KEVIN LEININGER: Latest ‘North River’ clean up is cause for caution, but not yet alarm

The North River site was once the OmniSource scrap yard. (News-Sentinel.com file photo)
Lynn Partridge
Nancy Townsend
Kevin Leininger

To the doggedly pessimistic, Tuesday’s news that another $234,400 will apparently be needed to remove and monitor contamination on the so-called “North River” site confirmed their belief that City Council was duped into paying $4.63 million for a 30-acre former industrial site and assuming liability for any clean up despite being denied all available information about possible environmental problems.

That assessment is at the very least premature and, as of now anyway, is not supported by the evidence, according to city officials and at least one independent environmental remediation specialist.

Even so, a sentence buried in the city’s news release makes it clear the skepticism was and remains justified.

“It is likely that more remediation will be needed,” the city stated as it announced the Environmental Protection Agency grant that will pay for the removal of up to 2,400 tons of contaminated soil and installation of an additional 10 wells to monitor groundwater. How much additional clean up might be needed or whether additional federal or state grants might be available is unknown, but it’s already clear the city is ultimately responsible, thanks to the purchase agreement council approved by a 5-3 vote in late 2017 — a deal Glynn Hines, D-6th, called the worst-negotiated deal ever sent to council.

In that narrow sense, Hines may have been correct. In addition to paying about $1 million more than the property’s appraised value and assuming all risk for future remediation, a confidentiality agreement prevented the administration of Mayor Tom Henry from sharing a 2007 environmental assessment with council members prior to their vote. Only after the deal was done were those assessments released to Fort Wayne residents who may or may not have to pay for any unanticipated problems.

Tuesday’s announcement, however, is not proof of that. As I reported in December 2017, even then the city was predicting an additional clean-up bill of about $250,000 or so — an estimate an official with Environmental Remediation Services of Fort Wayne considered reasonable.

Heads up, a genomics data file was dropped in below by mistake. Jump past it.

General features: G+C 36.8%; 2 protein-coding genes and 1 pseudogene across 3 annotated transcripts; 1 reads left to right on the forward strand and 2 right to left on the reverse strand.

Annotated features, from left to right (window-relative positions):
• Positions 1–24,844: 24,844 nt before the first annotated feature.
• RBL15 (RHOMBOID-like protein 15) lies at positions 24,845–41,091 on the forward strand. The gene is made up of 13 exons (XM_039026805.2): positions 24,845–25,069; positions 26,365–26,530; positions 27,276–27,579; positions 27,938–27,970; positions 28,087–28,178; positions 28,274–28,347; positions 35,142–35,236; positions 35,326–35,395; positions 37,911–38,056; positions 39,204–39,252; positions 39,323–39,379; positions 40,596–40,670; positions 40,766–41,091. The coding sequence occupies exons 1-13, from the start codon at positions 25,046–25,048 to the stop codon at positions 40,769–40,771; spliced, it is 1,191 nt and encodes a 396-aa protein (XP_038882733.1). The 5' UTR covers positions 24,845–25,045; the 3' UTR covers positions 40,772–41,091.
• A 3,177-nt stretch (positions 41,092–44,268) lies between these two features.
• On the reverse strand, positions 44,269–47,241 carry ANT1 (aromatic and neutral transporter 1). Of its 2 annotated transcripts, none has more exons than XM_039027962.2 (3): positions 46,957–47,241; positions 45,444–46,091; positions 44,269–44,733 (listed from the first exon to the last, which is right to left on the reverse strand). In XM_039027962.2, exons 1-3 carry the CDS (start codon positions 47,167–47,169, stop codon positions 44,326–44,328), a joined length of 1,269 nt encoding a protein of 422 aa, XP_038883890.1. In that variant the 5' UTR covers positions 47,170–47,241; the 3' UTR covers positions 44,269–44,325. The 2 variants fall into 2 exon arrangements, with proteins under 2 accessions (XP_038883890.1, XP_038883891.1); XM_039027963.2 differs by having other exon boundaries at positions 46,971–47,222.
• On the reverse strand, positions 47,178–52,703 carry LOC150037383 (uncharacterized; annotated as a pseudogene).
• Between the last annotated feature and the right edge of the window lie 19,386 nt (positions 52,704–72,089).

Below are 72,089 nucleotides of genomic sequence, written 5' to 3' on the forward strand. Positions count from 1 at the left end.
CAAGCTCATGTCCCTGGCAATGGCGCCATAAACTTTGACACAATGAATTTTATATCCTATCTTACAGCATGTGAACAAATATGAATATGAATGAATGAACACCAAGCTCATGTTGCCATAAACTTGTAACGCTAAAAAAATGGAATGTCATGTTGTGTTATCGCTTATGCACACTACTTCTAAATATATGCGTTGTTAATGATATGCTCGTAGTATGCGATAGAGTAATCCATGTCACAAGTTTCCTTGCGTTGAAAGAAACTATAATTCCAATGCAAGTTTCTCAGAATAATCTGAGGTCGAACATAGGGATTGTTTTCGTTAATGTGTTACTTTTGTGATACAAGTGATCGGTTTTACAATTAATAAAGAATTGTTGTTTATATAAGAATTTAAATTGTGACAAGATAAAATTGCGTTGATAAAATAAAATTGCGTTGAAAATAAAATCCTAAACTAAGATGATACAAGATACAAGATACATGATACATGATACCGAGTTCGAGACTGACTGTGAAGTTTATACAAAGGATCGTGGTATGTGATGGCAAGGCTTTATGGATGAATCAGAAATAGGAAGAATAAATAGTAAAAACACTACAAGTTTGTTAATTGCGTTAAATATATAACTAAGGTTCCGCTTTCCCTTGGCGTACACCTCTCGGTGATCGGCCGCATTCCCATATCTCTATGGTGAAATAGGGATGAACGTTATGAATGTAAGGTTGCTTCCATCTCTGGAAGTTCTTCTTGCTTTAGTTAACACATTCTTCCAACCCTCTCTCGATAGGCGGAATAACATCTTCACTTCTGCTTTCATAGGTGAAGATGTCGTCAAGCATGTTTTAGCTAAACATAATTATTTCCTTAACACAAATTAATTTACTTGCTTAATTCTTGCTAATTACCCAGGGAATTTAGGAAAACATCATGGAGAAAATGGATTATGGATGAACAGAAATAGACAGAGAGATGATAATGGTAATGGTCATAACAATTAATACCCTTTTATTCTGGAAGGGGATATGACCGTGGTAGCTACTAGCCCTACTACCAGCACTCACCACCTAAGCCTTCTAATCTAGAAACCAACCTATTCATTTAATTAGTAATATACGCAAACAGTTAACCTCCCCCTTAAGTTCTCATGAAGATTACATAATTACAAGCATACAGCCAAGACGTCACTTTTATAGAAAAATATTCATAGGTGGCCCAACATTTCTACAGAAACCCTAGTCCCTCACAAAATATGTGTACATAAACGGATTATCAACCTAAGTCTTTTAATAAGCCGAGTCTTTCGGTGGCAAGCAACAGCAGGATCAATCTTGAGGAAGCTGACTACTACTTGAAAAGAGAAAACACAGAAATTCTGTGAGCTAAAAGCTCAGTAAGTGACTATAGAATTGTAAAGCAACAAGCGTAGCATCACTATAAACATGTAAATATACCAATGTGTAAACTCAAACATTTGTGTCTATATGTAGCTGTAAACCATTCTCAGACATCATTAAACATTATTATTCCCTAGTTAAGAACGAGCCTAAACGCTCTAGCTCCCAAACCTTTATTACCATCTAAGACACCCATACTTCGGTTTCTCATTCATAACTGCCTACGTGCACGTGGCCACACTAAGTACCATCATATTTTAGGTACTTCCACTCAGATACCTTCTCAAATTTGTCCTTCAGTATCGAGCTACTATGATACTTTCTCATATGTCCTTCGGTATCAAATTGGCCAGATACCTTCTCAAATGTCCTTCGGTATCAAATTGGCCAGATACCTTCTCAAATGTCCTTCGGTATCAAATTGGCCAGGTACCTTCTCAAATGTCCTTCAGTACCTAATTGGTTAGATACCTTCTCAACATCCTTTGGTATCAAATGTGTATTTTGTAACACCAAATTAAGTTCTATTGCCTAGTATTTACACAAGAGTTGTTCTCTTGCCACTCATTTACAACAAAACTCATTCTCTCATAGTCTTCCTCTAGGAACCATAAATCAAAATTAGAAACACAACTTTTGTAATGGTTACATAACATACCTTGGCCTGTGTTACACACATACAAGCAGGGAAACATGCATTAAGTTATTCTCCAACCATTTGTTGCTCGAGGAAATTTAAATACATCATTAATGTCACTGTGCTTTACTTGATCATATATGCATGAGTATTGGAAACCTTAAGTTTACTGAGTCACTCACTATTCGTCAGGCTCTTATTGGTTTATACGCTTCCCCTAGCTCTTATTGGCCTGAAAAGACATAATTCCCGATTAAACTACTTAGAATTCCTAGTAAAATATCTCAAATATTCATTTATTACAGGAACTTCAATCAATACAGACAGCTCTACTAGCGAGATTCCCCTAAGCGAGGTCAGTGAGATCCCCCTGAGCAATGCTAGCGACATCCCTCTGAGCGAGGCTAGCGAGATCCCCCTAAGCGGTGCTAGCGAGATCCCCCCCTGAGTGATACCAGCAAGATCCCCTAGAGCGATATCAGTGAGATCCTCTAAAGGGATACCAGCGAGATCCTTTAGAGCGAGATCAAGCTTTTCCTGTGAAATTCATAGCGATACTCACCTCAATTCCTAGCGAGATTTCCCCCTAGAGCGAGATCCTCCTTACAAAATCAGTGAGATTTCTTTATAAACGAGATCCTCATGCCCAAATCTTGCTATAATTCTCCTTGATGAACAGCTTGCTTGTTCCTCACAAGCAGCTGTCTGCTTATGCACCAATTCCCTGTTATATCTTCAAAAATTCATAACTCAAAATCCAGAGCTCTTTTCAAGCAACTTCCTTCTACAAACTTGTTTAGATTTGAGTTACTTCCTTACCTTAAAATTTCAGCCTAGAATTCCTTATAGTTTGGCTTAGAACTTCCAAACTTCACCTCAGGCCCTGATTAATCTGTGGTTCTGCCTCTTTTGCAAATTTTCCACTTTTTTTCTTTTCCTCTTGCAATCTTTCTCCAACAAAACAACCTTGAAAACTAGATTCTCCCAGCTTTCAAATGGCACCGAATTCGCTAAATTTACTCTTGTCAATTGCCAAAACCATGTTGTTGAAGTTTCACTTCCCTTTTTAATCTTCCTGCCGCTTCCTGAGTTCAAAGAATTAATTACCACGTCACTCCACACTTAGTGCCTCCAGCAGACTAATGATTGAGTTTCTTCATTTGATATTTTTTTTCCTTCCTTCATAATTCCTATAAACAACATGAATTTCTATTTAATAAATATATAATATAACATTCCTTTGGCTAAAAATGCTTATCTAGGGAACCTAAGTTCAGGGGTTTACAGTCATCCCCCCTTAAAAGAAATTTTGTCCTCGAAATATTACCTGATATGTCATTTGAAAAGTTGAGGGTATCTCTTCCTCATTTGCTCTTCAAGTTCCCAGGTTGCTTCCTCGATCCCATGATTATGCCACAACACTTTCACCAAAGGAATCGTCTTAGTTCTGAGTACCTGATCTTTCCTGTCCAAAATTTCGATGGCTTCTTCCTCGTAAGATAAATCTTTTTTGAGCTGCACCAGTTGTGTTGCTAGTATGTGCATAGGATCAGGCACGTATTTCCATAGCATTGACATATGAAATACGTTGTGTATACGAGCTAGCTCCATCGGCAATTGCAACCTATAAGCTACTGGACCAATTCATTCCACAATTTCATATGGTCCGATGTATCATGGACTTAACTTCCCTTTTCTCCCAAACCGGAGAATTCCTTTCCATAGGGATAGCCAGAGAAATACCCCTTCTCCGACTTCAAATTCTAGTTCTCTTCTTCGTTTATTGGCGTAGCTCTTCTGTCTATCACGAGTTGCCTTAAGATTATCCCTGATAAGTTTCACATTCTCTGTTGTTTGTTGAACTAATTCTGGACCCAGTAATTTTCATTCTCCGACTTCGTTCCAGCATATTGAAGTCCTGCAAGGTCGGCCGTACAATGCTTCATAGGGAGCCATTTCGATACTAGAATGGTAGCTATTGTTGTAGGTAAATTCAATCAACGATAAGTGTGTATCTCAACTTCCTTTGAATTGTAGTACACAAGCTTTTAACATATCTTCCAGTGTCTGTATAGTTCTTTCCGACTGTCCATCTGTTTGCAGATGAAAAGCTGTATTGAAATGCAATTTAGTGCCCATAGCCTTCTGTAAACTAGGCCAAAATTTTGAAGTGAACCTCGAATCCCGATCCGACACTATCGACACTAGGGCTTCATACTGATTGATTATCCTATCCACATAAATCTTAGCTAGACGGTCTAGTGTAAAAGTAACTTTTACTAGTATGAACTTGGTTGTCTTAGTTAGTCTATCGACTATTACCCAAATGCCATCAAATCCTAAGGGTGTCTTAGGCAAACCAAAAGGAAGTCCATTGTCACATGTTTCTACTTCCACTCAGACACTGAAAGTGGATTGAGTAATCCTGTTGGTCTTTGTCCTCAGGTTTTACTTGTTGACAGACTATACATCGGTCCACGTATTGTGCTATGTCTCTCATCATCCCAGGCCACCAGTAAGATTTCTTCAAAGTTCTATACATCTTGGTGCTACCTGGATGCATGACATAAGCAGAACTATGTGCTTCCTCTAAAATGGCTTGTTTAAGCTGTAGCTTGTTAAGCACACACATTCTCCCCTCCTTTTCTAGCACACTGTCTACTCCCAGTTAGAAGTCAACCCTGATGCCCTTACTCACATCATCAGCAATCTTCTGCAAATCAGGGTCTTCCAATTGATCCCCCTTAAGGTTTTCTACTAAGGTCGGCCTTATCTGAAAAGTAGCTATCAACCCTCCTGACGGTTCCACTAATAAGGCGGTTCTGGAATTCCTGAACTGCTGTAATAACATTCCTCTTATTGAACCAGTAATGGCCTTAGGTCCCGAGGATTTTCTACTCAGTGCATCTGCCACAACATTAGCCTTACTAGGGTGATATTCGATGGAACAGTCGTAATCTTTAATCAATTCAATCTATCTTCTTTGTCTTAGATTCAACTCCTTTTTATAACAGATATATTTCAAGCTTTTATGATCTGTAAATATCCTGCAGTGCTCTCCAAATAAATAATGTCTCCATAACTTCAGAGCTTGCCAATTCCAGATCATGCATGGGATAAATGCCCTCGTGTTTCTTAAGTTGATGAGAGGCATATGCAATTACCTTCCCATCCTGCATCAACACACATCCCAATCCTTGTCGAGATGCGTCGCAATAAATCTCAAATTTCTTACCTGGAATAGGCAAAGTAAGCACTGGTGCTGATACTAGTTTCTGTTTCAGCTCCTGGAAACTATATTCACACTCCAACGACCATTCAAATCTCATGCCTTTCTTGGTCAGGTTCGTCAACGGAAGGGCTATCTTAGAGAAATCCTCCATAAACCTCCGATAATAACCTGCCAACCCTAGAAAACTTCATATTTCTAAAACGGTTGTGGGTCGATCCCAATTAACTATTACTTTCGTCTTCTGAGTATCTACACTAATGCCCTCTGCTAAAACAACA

Tuesday’s news didn’t cause Lynn Partridge to change his mind.

“This is about what was expected at this site. There are some unknowns, and those may come into view as the earthwork proceeds,” said Partridge, who as business development director of company not involved in the clean up should be considered objective. “This unknown leads to CYA statements like ‘It is likely that more remediation . . . ‘ but most likely the site will be developed in a way to lessen, if not eliminate, exposure to residual contaminants if any exist.”

Partridge, who has more than 25 years of experience in the business, said 2,400 tons of contaminated soil equals about 150 truck loads, meaning removal could take about a month. “That seems like a lot, but for a site that size it is manageable,” he said. “Would I be concerned? I don’t think so.”

Although it’s possible previously undetected pockets of contamination exist, Partridge said it’s likely earlier tests would have identified any major “hot spots.” And as the city noted, the five monitoring wells that are already there “had not indicated any groundwater concerns.”

The additional 10 wells, Partridge said, will simply provide additional “insurance.”

Still, the relatively benign news released Tuesday contained at least two more cautionary notes.

First, even though Fort Wayne taxpayers will not be paying that $283,400 directly, federal grants still represent real money taken from real taxpayers, including those in Fort Wayne. Even if additional state and federal grants are available, as city Redevelopment Director Nancy Townsend suggested, the same reality will apply.

Second, consider the meaning of the assessment offered by Partridge and Townsend that the need for future remediation could be mitigated by the type of development that ultimately happens there. A parking lot may require little or no clean up, for example; an apartment building could require a lot.

Such considerations could reduce clean up costs, but in doing so could prevent the site considered a lynch pin of downtown development from being used for its highest and best purpose.

It’s clear the Rifkin family, former owners of the OmniSource scrap yard, drove a hard bargain with the city. It’s equally clear city officials wanted the site so badly they were willing to accept less than favorable terms in the hope future development would justify the risk.

It still might; Tuesday’s 2,400-ton clean up announcement didn’t provide much clarity one way or the other. What it did provide was another reason to pay close attention — and hope for the best.

This column is the commentary of the writer and does not necessarily reflect the views or opinions of The News-Sentinel. Email Kevin Leininger at kleininger@news-sentinel.com or call him at 461-8355.